The findings are that such a move could be funded by a 1.13% levy on employers or a 3% increase in corporation tax. Either way, this would constitute a rise in taxation on employers.

One cannot help feeling that the work here is around eight years too late. Perhaps such a reasoned proposal would have helped Labour in 2015 better explain how to fund higher education without fees.

It would certainly seem very unlikely that this proposal would come back into the current Labour Party’s manifesto. And it would certainly be politically unacceptable to any Conservative administration. However, it does debunk any notion that a return to no fees would be impossible.


5: Restructure fees and grants

Since 2012 essentially ‘price’ has been disconnected from cost, initially creating inherent incentives for cross subsidisation. A further period of disconnecting price from cost could risk further distorting the market and diversity of provision. 

The alternative approach would be to look at the cost side of higher education, and create a more sustainable system based on cost+. There is a very valid premise for this in that the TRAC system was brought into the sector to put research funding on a more sustainable footing by using cost as the primary basis for understanding price and moving towards sustainable economic recovery of expenditure.

The starting point could be the existing HESA Subject Price Groups. The OFS Financial Return provides a good basis for data on cost by subject group across the sector. There are then broadly two options. First, the system could change from the single fee cap to variable fees set relative to cost norms. For example, the fee for Band D could remain at present at less than £10,000, with Band C at £11,500, Band B at £13,500. Grant funding could arguably then be restricted to Band A to maintain a fee at, say, £15,000. As Band A student numbers are controlled centrally anyway, the risk to Treasury would be contained.

Fees could be increased relative to factors around cost rather than using a blunt measure such as CPI. Complex issues would remain however, such as how to maintain access and participation across higher price subjects (graduate earnings are not necessarily related to cost, for example).

Secondly, fees could be held at current levels (or cut, as the Augar review proposed) with extra grant funding going to subjects on the basis of cost as well as government’s strategic priorities. The advantages of a more nuanced system based on cost would be to remove cross subsidies and give the government more levers to shape the outputs of the higher education system. There would be questions about how to incentivise efficiency when price was set relative to cost. But the data source from HESA is reasonably rich and would allow for a good analysis of efficiency, norms and trends.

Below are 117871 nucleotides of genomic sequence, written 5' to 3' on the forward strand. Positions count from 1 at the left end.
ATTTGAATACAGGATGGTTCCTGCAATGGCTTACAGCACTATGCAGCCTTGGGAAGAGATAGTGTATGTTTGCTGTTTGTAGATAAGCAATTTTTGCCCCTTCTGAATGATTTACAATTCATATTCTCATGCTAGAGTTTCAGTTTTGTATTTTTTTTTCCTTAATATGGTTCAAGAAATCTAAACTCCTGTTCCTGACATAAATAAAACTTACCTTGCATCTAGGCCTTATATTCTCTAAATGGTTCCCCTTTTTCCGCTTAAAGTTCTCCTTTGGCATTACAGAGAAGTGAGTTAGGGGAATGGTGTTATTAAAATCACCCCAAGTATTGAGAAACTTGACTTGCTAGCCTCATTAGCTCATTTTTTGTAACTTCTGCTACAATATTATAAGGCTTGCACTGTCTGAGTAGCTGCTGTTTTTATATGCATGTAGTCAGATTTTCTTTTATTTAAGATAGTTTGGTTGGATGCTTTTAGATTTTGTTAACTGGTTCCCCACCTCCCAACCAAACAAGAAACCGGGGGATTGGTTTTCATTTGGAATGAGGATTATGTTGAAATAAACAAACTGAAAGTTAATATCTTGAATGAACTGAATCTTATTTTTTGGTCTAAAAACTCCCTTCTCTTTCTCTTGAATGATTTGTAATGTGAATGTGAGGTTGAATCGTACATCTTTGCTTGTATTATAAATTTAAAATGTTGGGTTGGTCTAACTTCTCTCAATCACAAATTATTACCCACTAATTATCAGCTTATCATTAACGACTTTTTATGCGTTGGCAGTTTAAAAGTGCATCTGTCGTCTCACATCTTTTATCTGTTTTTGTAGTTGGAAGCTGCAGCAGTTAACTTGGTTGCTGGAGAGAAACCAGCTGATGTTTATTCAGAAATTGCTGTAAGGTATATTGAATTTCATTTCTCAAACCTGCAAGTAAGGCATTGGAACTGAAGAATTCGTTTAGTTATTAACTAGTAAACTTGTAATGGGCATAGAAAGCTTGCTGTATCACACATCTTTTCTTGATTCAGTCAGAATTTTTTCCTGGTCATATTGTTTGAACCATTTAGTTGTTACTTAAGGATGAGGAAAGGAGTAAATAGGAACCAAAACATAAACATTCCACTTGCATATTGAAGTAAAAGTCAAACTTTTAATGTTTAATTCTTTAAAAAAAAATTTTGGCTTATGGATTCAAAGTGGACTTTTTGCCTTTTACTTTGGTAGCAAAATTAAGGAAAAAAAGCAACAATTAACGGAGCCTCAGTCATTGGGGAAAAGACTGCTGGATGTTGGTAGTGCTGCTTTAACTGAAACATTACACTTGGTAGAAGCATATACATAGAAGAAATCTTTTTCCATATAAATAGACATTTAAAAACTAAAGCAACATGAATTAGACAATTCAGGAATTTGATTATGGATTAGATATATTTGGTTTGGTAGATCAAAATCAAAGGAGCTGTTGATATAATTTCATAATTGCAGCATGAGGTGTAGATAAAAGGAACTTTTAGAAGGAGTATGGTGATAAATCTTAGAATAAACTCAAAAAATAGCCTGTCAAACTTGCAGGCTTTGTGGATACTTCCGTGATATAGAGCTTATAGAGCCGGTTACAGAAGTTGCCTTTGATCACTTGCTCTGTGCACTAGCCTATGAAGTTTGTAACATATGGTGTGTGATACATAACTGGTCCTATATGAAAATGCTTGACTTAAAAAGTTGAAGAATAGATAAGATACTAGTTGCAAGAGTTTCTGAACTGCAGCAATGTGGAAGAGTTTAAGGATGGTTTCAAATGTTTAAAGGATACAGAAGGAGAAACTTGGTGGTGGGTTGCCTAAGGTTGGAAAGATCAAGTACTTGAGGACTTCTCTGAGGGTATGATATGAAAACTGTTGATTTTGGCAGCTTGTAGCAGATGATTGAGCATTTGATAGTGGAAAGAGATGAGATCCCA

Maintenance costs

This is currently an issue of growing urgency. A landmark HEPI and TechnologyOne report shows, for the first time, how much students need in order to have a minimum acceptable standard of living. Adjusting in line with rent prices in different parts of the UK, it is estimated that students need £18,632 a year outside London and £21,774 a year in London to reach Minimum Income Standard (MIS).

There is growing evidence that demand from home applicants to higher education is starting to falter and that this could be related to the growing gap between Maintenance Loans and actual costs. The OfS writes “Continued increases in the cost of living are having an impact on many higher education students. These issues are likely to have a bearing on the decisions prospective students make about whether and when to enter higher education, or on the ability of existing students to progress through their course to completion. Recent downward trends in applicants to higher education providers are likely to be largely related to concerns about the cost of living.”

The choices for government are difficult in this area. Increasing maintenance loans or restoring grants to bridge the current funding gap would be expensive without any student number controls.

Alternatives could be to more proactively look at the diversity of the modes of study, building on LLE, Higher Apprenticeships and other forms of skills training.



The funding of higher education is undoubtedly between a rock and a hard place. But the status quo is clearly barely sustainable past the next election. Increasing funding against competing priorities when government finances are in such a very poor state is fairly unrealistic as an expectation.

It is likely therefore that creating a more sustainable funding system will require further changes to the student loan regime, and possibly consideration of replacing the current apprenticeship levy with a broader skills levy covering all of tertiary education. 

One off ‘fixes’ should be argued against as they would quickly be eroded, leading to further risks within the sector to both quality, specialism and diversity. 

The most sustainable route would be to reconnect the level of resource to reasonable and robustly tested measures of cost. This could provide the best way to maintain subject diversity, choice and specialisms within the sector, and have a differentiated fee and/or funding structure that future proofs the system.